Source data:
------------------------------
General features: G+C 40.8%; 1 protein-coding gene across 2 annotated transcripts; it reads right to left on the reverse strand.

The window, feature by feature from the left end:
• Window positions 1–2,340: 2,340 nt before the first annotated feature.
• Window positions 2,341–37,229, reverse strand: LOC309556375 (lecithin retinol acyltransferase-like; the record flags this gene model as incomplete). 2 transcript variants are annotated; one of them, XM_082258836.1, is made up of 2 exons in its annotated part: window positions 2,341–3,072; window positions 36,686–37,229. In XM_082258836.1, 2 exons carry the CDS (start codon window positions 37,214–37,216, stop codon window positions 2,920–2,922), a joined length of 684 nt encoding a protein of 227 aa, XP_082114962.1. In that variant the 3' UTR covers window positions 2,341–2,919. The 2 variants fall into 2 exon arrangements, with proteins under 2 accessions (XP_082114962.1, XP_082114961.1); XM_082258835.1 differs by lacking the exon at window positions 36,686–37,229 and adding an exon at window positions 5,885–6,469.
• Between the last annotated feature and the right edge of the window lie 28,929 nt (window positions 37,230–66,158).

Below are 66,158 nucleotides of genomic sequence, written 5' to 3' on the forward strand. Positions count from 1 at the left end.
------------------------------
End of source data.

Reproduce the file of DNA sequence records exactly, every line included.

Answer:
General features: G+C 40.8%; 1 protein-coding gene across 2 annotated transcripts; it reads right to left on the reverse strand.

The window, feature by feature from the left end:
• Window positions 1–2,340: 2,340 nt before the first annotated feature.
• Window positions 2,341–37,229, reverse strand: LOC309556375 (lecithin retinol acyltransferase-like; the record flags this gene model as incomplete). 2 transcript variants are annotated; one of them, XM_082258836.1, is made up of 2 exons in its annotated part: window positions 2,341–3,072; window positions 36,686–37,229. In XM_082258836.1, 2 exons carry the CDS (start codon window positions 37,214–37,216, stop codon window positions 2,920–2,922), a joined length of 684 nt encoding a protein of 227 aa, XP_082114962.1. In that variant the 3' UTR covers window positions 2,341–2,919. The 2 variants fall into 2 exon arrangements, with proteins under 2 accessions (XP_082114962.1, XP_082114961.1); XM_082258835.1 differs by lacking the exon at window positions 36,686–37,229 and adding an exon at window positions 5,885–6,469.
• Between the last annotated feature and the right edge of the window lie 28,929 nt (window positions 37,230–66,158).

Below are 66,158 nucleotides of genomic sequence, written 5' to 3' on the forward strand. Positions count from 1 at the left end.